God is the Gospel — by John Piper (a book review)

So I’ve nev­er writ­ten a book review before but I thought it might be a good thing to start on this blog. I’ll try to keep it short and sweet and only real­ly cov­er the main idea(s) of the books and what ques­tions they have brought up for me in appli­ca­tion. I hope that I’ll read one or two books while at bible col­lege this year so you might get a few reviews.

I picked up this book “God is the Gospel” from our book­shelf last week, first­ly because I want­ed some­thing to read that would be thought-pro­vok­ing, and sec­ond­ly because it looks small and thus I hoped I would be able to fin­ish it with­out get­ting stuck in the details (like I have mul­ti­ple times in oth­er books such as the Cross of Christ). As it turned out this book was both thought-pro­vok­ing and easy to fin­ish so it got points on both accounts.

Piper’s main argu­ment in this book as I read it was that the gospel is not sim­ply the facts of God cre­at­ing the world, peo­ple rebelling against him and God send­ing his son to die to make us right with him, but rather that the good news is that in know­ing and hav­ing faith in these facts we can see and know the glo­ry of God. Thus the ulti­mate aim of the gospel is to draw us into Gods pres­ence so that we can expe­ri­ence His glory.

One of the key ideas Piper has “would you be hap­py in heav­en if Jesus/God was­n’t there” with the answer of course being no. In the gospel Piper argues, we don’t just have the chance to get into heav­en, but we are giv­en a life of being with, ador­ing and wor­ship­ping God himself.

Piper says that the goal of the gospel is not our ease or wealth or safe­ty in this age, but our depen­dence on Christ and our delight in his glo­ry. So, the love of God is giv­ing us the gift of him­self that we can trea­sure him. Love may mean doing what­ev­er is need­ed to help us see and savor the glo­ry of God in Christ. This says some­thing about suf­fer­ing in that there may be times when God is lov­ing us by allow­ing us to suf­fer because He knows it will bring Him glory.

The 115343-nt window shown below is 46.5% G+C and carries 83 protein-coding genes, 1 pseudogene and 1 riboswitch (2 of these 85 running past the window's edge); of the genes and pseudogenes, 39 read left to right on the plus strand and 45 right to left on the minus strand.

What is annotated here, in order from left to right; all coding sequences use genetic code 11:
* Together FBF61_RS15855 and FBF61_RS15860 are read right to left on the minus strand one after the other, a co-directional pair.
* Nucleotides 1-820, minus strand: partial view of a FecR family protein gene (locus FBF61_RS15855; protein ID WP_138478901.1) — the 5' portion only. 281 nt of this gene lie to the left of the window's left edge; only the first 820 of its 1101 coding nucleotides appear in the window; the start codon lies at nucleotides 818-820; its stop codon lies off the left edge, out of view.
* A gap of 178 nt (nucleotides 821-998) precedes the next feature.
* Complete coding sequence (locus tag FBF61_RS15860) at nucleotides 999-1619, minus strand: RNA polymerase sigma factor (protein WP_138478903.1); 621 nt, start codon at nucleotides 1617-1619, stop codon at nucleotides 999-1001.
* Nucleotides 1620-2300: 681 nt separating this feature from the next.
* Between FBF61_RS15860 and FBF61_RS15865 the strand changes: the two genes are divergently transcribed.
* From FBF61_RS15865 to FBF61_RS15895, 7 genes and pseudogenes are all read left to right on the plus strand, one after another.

I did­n’t find this con­cept very new, although it did chal­lenge me to con­sid­er how I present the Christian faith to oth­ers and how I live my life in view of this.

Some of the appli­ca­tion ques­tions that have arisen for me include:
— Do I expect God to love me by car­ing about my attrib­ut­es or can I under­stand God’s love as the gift of him­self so that I may trea­sure him?
— When peo­ple around me suf­fer, should I be pray­ing that their suf­fer­ing con­tin­ue until God is glo­ri­fied in it?
— Do I love oth­ers by tru­ly seek­ing that they can expe­ri­ence the glo­ry of God or am I more focused on lov­ing them by mak­ing them feel good about themselves?
— How does this type of love change the way I love my husband?

I haven’t read any of Piper’s oth­er books, how­ev­er from the way he quotes them in this one I sus­pect some of the ideas are sim­i­lar. I would rec­om­mend this book as a good review of the good news we have in Jesus and a fair­ly easy read. I think it is suit­ed to a Christian read­er who wants to under­stand their faith bet­ter, not real­ly for the non-Christian who wants to know what Christians believe.

Incidentally, if you’re inter­est­ed, you can down­load the book here

About Gillian